The Holy Spirit does the work of changing us, but we can help or we can hinder that work.  There’s a Bible study[4] by authors and pastors Ray Jones and David Lolent that suggests that our lives as disciples are lived in three directions.  (It’s a good Trinitarian idea.) 

Up, in and out.  We see all three of those directions in this story from Mark. 

  • “Up” is about our time with God. Jesus goes up on the mountain to pray, to have some time in the “up” direction.  The disciples see Jesus’ divinity and hear God. 
  • “In” is about our time spent with other Christians that helps us understand what God is doing. Peter sees what’s happening and wants to pitch a tent.  Maybe he’s thinking, “Let’s spend some time together talking about this.”  Peter needs some time in “in” direction, encouraging one another and helping each other understand what Jesus is doing. 
  • “Out” is our apostolic direction.  We are sent out into the world to share what we’ve gotten from spending time in the “Up” and “In” directions.  Jesus and the disciples …
    • … went back down the mountain. And Jesus told them not to tell anyone what they had seen until the Son of Man had risen from the dead. 10 So they kept it to themselves, but they often asked each other what he meant by “rising from the dead.” (Mark 9:9b-10)

Jesus knows that in this case what’s happened is beyond their ability to understand for now.  They won’t understand until they’ve seen Jesus after the resurrection.

Up, In, and Out.  We need all three.

What happened to Jesus on the mountain, and what happened to the disciples when they saw God in Christ that day, is like what happens to us as the Holy Spirit works in us.  The word in Greek that’s used to describe what happens is metamorphoo.[5] It’s where we get our word “metamorphosis.” Metamorphoo is the same word that Paul uses in Romans 12:2 “Be transformed.”  It’s also the word that Paul uses in 2 Corinthians 3:18 where he says that we are all being transformed into Jesus’ image.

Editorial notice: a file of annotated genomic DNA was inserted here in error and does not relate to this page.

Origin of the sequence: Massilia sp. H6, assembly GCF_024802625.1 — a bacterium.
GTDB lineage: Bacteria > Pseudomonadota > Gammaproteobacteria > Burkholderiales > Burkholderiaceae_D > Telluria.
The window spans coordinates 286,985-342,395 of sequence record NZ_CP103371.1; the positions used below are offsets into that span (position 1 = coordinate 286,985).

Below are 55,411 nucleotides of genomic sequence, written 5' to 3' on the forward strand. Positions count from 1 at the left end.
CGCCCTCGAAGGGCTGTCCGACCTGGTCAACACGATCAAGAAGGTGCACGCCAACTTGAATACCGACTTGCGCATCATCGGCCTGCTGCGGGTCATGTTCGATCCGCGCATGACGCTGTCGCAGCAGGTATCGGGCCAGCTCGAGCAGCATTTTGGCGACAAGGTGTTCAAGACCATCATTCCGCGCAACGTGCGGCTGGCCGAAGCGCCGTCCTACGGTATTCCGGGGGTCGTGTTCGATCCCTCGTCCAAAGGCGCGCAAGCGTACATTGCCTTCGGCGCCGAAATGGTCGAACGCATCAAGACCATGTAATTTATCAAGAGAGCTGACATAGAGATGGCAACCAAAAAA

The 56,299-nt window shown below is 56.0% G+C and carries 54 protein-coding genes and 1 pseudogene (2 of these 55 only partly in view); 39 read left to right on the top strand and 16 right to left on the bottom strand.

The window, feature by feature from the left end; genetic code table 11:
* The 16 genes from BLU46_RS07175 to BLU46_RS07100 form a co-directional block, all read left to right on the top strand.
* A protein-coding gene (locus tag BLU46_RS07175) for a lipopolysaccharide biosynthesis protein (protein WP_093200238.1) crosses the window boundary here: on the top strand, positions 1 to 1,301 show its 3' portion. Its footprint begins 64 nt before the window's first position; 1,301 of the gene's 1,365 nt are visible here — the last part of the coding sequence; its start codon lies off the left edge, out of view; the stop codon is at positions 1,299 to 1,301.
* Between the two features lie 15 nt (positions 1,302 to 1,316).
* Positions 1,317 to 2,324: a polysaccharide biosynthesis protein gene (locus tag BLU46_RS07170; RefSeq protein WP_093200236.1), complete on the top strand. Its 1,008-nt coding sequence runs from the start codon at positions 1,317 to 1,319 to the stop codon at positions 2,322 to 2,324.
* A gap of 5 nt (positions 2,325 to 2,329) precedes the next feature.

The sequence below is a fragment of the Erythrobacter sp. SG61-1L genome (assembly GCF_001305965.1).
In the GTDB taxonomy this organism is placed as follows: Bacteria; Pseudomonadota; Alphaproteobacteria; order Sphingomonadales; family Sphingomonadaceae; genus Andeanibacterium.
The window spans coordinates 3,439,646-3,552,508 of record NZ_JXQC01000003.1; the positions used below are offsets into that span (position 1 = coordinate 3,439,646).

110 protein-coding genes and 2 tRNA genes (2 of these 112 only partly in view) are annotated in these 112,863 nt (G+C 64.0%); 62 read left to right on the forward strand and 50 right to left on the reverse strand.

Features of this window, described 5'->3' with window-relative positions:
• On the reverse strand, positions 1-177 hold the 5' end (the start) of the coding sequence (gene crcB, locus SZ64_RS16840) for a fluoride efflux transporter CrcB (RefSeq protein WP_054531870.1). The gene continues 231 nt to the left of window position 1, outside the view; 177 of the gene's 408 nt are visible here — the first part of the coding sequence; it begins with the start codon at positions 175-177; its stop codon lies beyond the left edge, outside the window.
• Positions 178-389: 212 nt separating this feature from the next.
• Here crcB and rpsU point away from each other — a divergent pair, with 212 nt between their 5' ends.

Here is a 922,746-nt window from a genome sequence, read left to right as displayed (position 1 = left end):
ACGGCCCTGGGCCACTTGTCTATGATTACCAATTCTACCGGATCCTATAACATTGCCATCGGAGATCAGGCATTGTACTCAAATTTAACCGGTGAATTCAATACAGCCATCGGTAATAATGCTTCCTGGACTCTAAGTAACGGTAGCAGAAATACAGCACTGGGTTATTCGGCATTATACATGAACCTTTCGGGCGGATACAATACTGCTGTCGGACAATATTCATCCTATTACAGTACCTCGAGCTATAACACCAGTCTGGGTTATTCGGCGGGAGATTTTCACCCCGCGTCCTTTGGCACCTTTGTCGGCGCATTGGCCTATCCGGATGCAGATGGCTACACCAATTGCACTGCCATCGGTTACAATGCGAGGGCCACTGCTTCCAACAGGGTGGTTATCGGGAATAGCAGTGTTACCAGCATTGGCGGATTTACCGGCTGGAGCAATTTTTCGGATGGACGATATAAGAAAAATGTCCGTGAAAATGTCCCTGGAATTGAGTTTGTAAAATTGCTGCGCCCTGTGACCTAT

What Paul tells us in the letter to the Corinthians is that we too have that glow.  He says that as we are being transformed we reflect the light of Jesus.  His light shines through us, but to be most effective we have to stay connected to Jesus, almost as if we had solar batteries that need to be charged by the Son S.O.N.

In Ezekiel 36, God promises to make us softer.  He says, “I will give you a new heart and put a new spirit in you; I will remove from you your heart of stone and give you a heart of flesh.” (36:26)  Maybe that’s what we saw on the faces of the people coming out of that prayer time—softened hearts.   An internal makeover.

Spending time with God changes us.  It’s really kind of like the glow from being in love.  When we spend time with someone we love, that love grows.  Nobody loves us more than God, and spending time basking in that tremendous, unconditional love has an effect on us.

Remember that Sweet tweet?  Satan’s version of power and glory is self-glorification and self-aggrandizement. Jesus’s version is service and selflessness.  Jesus demonstrated that service and selfless ness by being willing to lay down his life for us all, for the forgiveness of all our sins, so that there would be nothing to get in the way of enjoying God’s love forever.

Three days later God raised Jesus from the dead, and gave us the Holy Spirit so that we would have help to see and hear and understand and be transformed.